A strike by civil servants in South Africa due to begin next week will force the country to close its borders, threatening to create travel chaos for travellers, their union said.
The Public Servants Association of South Africa (PSA) warned on Wednesday the planned walkout over stalled pay negotiations was intended to “hit where it hurts the most”.
“We are expecting disruption, we are expecting to close down all the border gates of this country,” said Tahir Maepa, a PSA leader.
“Our disruption is going to hit where it hurts the most.”
A major test
The action will also hit social services, tourism facilities and the country’s courts but spare the police and health sector, Maepa said.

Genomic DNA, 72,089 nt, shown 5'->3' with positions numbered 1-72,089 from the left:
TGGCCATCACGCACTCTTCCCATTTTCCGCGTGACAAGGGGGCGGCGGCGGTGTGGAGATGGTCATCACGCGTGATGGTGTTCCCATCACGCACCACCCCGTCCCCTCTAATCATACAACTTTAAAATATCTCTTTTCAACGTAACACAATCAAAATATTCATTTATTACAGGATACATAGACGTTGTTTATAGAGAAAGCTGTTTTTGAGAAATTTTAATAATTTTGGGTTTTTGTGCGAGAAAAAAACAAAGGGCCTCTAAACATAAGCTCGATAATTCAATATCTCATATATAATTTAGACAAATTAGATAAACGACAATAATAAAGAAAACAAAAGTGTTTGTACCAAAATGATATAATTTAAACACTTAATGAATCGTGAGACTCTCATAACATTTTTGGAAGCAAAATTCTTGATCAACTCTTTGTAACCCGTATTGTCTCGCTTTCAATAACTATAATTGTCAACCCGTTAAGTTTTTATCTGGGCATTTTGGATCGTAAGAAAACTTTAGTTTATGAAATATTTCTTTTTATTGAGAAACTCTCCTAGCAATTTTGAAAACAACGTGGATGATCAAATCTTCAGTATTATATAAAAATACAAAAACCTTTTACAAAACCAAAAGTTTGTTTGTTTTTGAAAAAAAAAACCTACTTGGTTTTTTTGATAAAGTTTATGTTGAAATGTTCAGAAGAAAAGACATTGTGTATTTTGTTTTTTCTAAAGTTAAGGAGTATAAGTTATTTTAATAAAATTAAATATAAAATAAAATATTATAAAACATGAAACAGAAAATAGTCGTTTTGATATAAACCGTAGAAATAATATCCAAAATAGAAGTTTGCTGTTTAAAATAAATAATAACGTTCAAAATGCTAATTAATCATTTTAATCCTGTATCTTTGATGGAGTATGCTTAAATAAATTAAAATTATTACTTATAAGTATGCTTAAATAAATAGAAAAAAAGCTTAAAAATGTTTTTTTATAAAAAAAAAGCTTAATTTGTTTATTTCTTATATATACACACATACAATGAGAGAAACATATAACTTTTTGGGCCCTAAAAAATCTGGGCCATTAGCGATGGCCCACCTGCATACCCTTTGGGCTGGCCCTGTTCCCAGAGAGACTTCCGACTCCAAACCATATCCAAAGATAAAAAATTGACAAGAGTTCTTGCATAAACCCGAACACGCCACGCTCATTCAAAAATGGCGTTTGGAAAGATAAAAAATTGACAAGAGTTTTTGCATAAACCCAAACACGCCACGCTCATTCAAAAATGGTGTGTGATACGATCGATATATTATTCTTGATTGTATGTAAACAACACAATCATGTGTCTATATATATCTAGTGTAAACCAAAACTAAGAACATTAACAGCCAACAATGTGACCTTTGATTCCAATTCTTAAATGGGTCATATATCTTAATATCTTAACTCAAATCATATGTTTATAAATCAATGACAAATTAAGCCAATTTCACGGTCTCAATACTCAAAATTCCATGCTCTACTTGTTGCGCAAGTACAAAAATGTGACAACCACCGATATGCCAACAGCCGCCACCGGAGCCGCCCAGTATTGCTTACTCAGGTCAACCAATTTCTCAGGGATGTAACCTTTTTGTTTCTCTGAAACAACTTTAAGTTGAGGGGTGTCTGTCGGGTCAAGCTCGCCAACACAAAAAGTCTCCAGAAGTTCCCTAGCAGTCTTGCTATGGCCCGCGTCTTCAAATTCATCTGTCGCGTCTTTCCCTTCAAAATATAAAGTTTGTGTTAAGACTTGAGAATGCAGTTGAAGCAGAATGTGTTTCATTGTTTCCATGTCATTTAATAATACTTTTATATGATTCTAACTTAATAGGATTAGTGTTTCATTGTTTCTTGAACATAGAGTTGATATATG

If the stoppages go ahead, they will present a major test for President Cyril Ramaphosa who has made economic stability the centrepiece of his pitch to voters.
Maepa said President Ramaphosa’s efforts to stabilise the economy, which has been buffeted by high unemployment, sluggish growth and weak investment, would be a “pipe dream” if ports of entry remained closed.
The government has called the strikes planned by the trade union, which represents 230,000 workers, “unlawful”.
Soaring fuel prices
Public Service minister Ayanda Dlodlo said that the PSA only gave seven days notice of the industrial action instead of the 21 days required by law.
Ministers offered the union’s workers wage increases of between six and seven percent for 2018, but the PSA is holding out for a 12-percent pay hike.
Recently increased value added tax, soaring fuel prices and an upswing in inflation have hurt South African workers financially in recent months.